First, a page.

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How to Store a Mattress

Malena Piper

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Poorly-stored mattresses can be damaged in just a few months or years. Potential risks include permanent damage to the shape and structure, growth of mold or mildew, and punctures and tears. Knowing how to care for and store your mattress is key for prolonging its lifespan and maintaining its quality. In this post, we share guidelines on how to properly store your mattress and keep it in its best condition.

Tips For Properly Storing Your Mattress

Keep Your Mattress Flat

In order to keep the mattress’ shape intact, storing it flat is crucial. When stored on its side for long periods, the mattress’ padding and springs can shift, and its structure can permanently change. Even the materials found in foam and memory foam mattresses can fall victim to gravity over time, eventually sagging and creating an uneven surface. When this happens, the mattress becomes uncomfortable and no longer usable.

If possible, set up your bed frame for your mattress to rest on, just like it naturally would when being used. If you don’t have enough space for this, try placing your mattress on top of other even surfaces like moving boxes, palettes, or flat furniture like a dining table. To protect it from dirt and water, avoid storing it directly on the ground. If side storage is your only option, you should rotate the mattress every few months to even out wear and tear.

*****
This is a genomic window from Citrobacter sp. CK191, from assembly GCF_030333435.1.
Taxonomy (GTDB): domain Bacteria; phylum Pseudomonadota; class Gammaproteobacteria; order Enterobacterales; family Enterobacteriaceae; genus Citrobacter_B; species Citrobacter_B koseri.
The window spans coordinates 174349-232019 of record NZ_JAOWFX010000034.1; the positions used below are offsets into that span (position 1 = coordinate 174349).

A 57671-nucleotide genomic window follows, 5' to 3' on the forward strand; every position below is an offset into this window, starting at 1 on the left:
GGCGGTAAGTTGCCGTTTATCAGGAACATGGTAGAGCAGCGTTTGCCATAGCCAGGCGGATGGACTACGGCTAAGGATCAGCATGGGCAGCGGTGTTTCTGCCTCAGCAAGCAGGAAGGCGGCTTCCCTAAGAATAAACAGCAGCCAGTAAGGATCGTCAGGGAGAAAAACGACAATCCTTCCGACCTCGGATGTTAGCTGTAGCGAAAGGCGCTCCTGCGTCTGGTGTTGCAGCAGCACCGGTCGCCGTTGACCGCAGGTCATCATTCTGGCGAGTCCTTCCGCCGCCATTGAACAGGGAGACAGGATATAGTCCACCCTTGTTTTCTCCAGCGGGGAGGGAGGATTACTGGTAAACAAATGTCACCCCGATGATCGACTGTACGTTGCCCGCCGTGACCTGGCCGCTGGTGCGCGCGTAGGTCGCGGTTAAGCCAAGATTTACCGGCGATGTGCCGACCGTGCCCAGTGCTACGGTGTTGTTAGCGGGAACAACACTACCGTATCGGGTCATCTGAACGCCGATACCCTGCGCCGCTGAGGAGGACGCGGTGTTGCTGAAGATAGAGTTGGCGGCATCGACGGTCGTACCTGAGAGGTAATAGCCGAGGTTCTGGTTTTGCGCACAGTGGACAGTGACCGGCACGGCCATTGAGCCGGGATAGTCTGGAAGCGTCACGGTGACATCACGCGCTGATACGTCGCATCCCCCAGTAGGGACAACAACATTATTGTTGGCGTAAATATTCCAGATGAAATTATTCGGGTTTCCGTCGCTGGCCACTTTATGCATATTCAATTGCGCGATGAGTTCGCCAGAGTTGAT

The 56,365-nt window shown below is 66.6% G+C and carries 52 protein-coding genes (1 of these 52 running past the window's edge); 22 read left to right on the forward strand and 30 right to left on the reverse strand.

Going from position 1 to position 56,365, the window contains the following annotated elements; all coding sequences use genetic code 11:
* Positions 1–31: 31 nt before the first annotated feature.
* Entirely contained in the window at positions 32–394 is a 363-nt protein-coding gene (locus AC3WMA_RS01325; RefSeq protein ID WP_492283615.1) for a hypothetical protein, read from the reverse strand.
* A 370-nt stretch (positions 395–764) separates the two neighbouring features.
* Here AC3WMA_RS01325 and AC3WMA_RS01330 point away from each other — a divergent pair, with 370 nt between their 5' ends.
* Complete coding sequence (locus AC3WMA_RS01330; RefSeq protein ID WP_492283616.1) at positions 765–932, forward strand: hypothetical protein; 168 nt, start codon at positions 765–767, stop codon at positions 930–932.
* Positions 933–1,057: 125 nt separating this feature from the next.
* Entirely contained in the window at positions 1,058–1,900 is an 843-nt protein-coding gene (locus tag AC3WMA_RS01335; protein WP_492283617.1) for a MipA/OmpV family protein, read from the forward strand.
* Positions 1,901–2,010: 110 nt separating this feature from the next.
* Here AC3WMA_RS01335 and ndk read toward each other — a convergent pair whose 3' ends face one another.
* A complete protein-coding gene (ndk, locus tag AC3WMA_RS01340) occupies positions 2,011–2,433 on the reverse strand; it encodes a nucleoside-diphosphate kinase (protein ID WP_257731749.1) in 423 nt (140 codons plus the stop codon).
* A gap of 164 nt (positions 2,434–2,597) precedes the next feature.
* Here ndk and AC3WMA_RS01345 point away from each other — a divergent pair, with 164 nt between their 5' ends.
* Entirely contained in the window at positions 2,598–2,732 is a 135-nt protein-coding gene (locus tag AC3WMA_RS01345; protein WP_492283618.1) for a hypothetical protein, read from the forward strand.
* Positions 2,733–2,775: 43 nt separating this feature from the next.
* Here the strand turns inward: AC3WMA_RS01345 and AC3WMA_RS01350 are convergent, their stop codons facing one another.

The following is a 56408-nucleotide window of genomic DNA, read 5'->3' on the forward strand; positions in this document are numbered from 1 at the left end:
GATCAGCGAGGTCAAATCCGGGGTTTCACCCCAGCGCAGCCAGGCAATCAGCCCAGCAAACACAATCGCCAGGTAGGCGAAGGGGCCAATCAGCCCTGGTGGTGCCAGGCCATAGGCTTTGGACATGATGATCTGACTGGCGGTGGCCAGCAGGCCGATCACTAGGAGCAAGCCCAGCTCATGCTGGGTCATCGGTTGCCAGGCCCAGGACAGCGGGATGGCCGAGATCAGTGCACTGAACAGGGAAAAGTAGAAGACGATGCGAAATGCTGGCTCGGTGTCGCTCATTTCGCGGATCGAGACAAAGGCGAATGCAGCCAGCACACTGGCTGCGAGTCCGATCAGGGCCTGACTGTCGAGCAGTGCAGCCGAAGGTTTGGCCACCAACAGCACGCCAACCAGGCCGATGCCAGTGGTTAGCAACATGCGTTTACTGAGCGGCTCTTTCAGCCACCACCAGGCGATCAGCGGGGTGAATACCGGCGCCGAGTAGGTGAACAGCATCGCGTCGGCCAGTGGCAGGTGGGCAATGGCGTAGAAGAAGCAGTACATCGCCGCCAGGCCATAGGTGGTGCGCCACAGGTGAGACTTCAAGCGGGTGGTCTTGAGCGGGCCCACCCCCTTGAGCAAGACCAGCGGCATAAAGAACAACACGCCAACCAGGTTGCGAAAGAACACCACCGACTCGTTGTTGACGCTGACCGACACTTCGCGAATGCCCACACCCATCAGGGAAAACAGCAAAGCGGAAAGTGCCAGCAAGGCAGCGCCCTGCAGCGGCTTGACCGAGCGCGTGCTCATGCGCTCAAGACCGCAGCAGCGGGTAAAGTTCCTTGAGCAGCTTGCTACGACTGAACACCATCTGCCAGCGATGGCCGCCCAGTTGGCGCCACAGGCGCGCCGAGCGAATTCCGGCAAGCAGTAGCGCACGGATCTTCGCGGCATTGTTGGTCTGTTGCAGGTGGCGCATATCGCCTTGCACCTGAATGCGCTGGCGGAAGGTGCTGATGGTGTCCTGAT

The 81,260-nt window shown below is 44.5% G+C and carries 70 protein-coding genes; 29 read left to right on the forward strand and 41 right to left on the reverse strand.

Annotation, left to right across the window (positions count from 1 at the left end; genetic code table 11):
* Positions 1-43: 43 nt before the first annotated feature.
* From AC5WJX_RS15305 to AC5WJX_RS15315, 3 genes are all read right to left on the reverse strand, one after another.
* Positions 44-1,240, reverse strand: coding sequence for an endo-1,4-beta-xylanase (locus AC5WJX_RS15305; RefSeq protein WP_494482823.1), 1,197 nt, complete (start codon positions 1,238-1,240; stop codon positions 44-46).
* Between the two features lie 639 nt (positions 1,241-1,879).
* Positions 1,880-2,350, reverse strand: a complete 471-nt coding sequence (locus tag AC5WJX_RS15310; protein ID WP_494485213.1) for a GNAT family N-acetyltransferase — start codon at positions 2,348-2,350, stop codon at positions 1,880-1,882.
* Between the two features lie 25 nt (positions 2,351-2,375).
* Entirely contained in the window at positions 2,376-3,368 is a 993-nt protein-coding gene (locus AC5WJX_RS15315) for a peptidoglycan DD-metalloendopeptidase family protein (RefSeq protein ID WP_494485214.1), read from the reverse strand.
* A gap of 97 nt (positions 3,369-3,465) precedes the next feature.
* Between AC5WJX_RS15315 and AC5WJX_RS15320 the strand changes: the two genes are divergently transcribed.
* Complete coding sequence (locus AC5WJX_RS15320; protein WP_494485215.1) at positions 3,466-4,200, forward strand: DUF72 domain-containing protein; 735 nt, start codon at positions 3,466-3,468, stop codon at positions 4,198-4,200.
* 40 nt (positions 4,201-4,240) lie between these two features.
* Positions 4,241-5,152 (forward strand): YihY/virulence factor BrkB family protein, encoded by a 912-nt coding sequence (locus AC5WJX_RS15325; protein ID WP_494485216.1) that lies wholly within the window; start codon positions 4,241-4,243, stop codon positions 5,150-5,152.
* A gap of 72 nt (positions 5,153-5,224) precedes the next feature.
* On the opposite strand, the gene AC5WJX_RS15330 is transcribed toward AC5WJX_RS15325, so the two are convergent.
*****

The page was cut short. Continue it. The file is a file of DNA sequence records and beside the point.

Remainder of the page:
Use a Breathable Cover

Properly protecting your mattress with a cover is essential for shielding it from dirt, dust, and pests. Waterproof mattress covers also help to keep moisture out, which can cause mold and mildew to grow.

If you plan on having your mattress in storage long term, you’ll want to use a light, high-quality plastic cover to protect it. Opt for a thinner one as thick materials can trap moisture and cause mold and mildew to grow.